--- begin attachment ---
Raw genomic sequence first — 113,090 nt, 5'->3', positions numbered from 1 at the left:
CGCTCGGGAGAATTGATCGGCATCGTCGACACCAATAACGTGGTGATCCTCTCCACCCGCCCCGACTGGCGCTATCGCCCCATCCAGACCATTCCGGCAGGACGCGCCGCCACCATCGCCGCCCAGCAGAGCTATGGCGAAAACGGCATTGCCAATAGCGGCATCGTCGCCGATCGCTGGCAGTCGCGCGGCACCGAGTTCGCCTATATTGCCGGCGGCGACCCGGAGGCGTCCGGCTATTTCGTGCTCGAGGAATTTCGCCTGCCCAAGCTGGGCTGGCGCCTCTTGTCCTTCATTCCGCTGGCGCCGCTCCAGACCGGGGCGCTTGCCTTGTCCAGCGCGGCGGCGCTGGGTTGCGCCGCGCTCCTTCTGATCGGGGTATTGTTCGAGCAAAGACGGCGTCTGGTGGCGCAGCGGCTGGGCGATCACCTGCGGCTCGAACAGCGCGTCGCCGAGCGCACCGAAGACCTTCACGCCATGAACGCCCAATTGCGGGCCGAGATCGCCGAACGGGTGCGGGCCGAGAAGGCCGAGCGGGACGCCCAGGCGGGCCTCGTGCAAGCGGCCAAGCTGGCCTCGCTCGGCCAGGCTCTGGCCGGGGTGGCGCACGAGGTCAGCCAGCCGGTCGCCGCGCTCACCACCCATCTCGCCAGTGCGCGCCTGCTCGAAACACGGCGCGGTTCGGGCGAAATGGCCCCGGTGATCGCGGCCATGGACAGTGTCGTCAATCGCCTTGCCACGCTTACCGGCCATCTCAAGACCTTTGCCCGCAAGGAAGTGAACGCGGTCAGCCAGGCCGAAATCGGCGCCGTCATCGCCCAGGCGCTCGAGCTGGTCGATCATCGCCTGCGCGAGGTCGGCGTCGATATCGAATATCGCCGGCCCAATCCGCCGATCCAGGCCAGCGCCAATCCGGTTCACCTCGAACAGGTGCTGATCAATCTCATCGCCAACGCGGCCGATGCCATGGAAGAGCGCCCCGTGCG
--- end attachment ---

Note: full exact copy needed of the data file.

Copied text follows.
Raw genomic sequence first — 113,090 nt, 5'->3', positions numbered from 1 at the left:
CGCTCGGGAGAATTGATCGGCATCGTCGACACCAATAACGTGGTGATCCTCTCCACCCGCCCCGACTGGCGCTATCGCCCCATCCAGACCATTCCGGCAGGACGCGCCGCCACCATCGCCGCCCAGCAGAGCTATGGCGAAAACGGCATTGCCAATAGCGGCATCGTCGCCGATCGCTGGCAGTCGCGCGGCACCGAGTTCGCCTATATTGCCGGCGGCGACCCGGAGGCGTCCGGCTATTTCGTGCTCGAGGAATTTCGCCTGCCCAAGCTGGGCTGGCGCCTCTTGTCCTTCATTCCGCTGGCGCCGCTCCAGACCGGGGCGCTTGCCTTGTCCAGCGCGGCGGCGCTGGGTTGCGCCGCGCTCCTTCTGATCGGGGTATTGTTCGAGCAAAGACGGCGTCTGGTGGCGCAGCGGCTGGGCGATCACCTGCGGCTCGAACAGCGCGTCGCCGAGCGCACCGAAGACCTTCACGCCATGAACGCCCAATTGCGGGCCGAGATCGCCGAACGGGTGCGGGCCGAGAAGGCCGAGCGGGACGCCCAGGCGGGCCTCGTGCAAGCGGCCAAGCTGGCCTCGCTCGGCCAGGCTCTGGCCGGGGTGGCGCACGAGGTCAGCCAGCCGGTCGCCGCGCTCACCACCCATCTCGCCAGTGCGCGCCTGCTCGAAACACGGCGCGGTTCGGGCGAAATGGCCCCGGTGATCGCGGCCATGGACAGTGTCGTCAATCGCCTTGCCACGCTTACCGGCCATCTCAAGACCTTTGCCCGCAAGGAAGTGAACGCGGTCAGCCAGGCCGAAATCGGCGCCGTCATCGCCCAGGCGCTCGAGCTGGTCGATCATCGCCTGCGCGAGGTCGGCGTCGATATCGAATATCGCCGGCCCAATCCGCCGATCCAGGCCAGCGCCAATCCGGTTCACCTCGAACAGGTGCTGATCAATCTCATCGCCAACGCGGCCGATGCCATGGAAGAGCGCCCCGTGCG